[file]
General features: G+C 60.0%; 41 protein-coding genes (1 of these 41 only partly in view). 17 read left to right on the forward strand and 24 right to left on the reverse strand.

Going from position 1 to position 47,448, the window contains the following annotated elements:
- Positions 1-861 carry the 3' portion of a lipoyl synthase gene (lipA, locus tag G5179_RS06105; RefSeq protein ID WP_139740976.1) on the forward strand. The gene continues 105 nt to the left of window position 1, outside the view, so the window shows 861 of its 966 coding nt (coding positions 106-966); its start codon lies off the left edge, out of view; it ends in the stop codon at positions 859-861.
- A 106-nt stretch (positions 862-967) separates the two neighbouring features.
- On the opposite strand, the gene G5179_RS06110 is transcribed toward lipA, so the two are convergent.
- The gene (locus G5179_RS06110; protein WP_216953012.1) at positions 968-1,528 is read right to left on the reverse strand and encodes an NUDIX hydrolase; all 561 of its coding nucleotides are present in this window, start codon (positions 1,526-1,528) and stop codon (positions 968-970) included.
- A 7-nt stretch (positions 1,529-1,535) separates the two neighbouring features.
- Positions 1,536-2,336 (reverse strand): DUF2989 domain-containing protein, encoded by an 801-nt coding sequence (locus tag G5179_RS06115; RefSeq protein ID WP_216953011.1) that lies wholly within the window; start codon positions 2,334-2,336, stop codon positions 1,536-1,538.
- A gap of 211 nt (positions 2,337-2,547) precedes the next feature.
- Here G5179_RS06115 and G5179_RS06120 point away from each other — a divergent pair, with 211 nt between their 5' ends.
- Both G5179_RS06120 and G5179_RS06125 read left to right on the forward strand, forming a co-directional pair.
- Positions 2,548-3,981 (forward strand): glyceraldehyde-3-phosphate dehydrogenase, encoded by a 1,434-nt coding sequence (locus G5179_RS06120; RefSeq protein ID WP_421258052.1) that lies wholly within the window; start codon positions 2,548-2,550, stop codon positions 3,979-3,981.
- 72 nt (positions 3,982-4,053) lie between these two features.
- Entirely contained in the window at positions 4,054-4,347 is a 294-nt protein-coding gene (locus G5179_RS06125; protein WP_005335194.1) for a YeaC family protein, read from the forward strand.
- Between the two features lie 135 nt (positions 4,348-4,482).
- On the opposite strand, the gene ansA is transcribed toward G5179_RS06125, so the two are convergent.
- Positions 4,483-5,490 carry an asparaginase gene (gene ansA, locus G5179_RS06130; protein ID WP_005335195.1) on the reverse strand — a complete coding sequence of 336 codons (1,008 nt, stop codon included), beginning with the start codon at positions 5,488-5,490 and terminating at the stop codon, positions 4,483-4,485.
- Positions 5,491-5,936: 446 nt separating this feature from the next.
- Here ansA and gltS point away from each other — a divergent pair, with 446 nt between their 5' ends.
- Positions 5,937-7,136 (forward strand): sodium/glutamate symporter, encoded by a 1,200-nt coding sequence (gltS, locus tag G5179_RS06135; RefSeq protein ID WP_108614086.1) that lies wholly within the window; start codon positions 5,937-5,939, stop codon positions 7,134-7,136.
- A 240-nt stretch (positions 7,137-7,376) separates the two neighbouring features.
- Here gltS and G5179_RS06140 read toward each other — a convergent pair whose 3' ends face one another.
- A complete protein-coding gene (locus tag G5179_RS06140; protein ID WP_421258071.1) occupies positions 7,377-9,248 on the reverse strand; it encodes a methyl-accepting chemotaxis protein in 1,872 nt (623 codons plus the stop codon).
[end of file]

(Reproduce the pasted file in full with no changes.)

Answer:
General features: G+C 60.0%; 41 protein-coding genes (1 of these 41 only partly in view). 17 read left to right on the forward strand and 24 right to left on the reverse strand.

Going from position 1 to position 47,448, the window contains the following annotated elements:
- Positions 1-861 carry the 3' portion of a lipoyl synthase gene (lipA, locus tag G5179_RS06105; RefSeq protein ID WP_139740976.1) on the forward strand. The gene continues 105 nt to the left of window position 1, outside the view, so the window shows 861 of its 966 coding nt (coding positions 106-966); its start codon lies off the left edge, out of view; it ends in the stop codon at positions 859-861.
- A 106-nt stretch (positions 862-967) separates the two neighbouring features.
- On the opposite strand, the gene G5179_RS06110 is transcribed toward lipA, so the two are convergent.
- The gene (locus G5179_RS06110; protein WP_216953012.1) at positions 968-1,528 is read right to left on the reverse strand and encodes an NUDIX hydrolase; all 561 of its coding nucleotides are present in this window, start codon (positions 1,526-1,528) and stop codon (positions 968-970) included.
- A 7-nt stretch (positions 1,529-1,535) separates the two neighbouring features.
- Positions 1,536-2,336 (reverse strand): DUF2989 domain-containing protein, encoded by an 801-nt coding sequence (locus tag G5179_RS06115; RefSeq protein ID WP_216953011.1) that lies wholly within the window; start codon positions 2,334-2,336, stop codon positions 1,536-1,538.
- A gap of 211 nt (positions 2,337-2,547) precedes the next feature.
- Here G5179_RS06115 and G5179_RS06120 point away from each other — a divergent pair, with 211 nt between their 5' ends.
- Both G5179_RS06120 and G5179_RS06125 read left to right on the forward strand, forming a co-directional pair.
- Positions 2,548-3,981 (forward strand): glyceraldehyde-3-phosphate dehydrogenase, encoded by a 1,434-nt coding sequence (locus G5179_RS06120; RefSeq protein ID WP_421258052.1) that lies wholly within the window; start codon positions 2,548-2,550, stop codon positions 3,979-3,981.
- 72 nt (positions 3,982-4,053) lie between these two features.
- Entirely contained in the window at positions 4,054-4,347 is a 294-nt protein-coding gene (locus G5179_RS06125; protein WP_005335194.1) for a YeaC family protein, read from the forward strand.
- Between the two features lie 135 nt (positions 4,348-4,482).
- On the opposite strand, the gene ansA is transcribed toward G5179_RS06125, so the two are convergent.
- Positions 4,483-5,490 carry an asparaginase gene (gene ansA, locus G5179_RS06130; protein ID WP_005335195.1) on the reverse strand — a complete coding sequence of 336 codons (1,008 nt, stop codon included), beginning with the start codon at positions 5,488-5,490 and terminating at the stop codon, positions 4,483-4,485.
- Positions 5,491-5,936: 446 nt separating this feature from the next.
- Here ansA and gltS point away from each other — a divergent pair, with 446 nt between their 5' ends.
- Positions 5,937-7,136 (forward strand): sodium/glutamate symporter, encoded by a 1,200-nt coding sequence (gltS, locus tag G5179_RS06135; RefSeq protein ID WP_108614086.1) that lies wholly within the window; start codon positions 5,937-5,939, stop codon positions 7,134-7,136.
- A 240-nt stretch (positions 7,137-7,376) separates the two neighbouring features.
- Here gltS and G5179_RS06140 read toward each other — a convergent pair whose 3' ends face one another.
- A complete protein-coding gene (locus tag G5179_RS06140; protein ID WP_421258071.1) occupies positions 7,377-9,248 on the reverse strand; it encodes a methyl-accepting chemotaxis protein in 1,872 nt (623 codons plus the stop codon).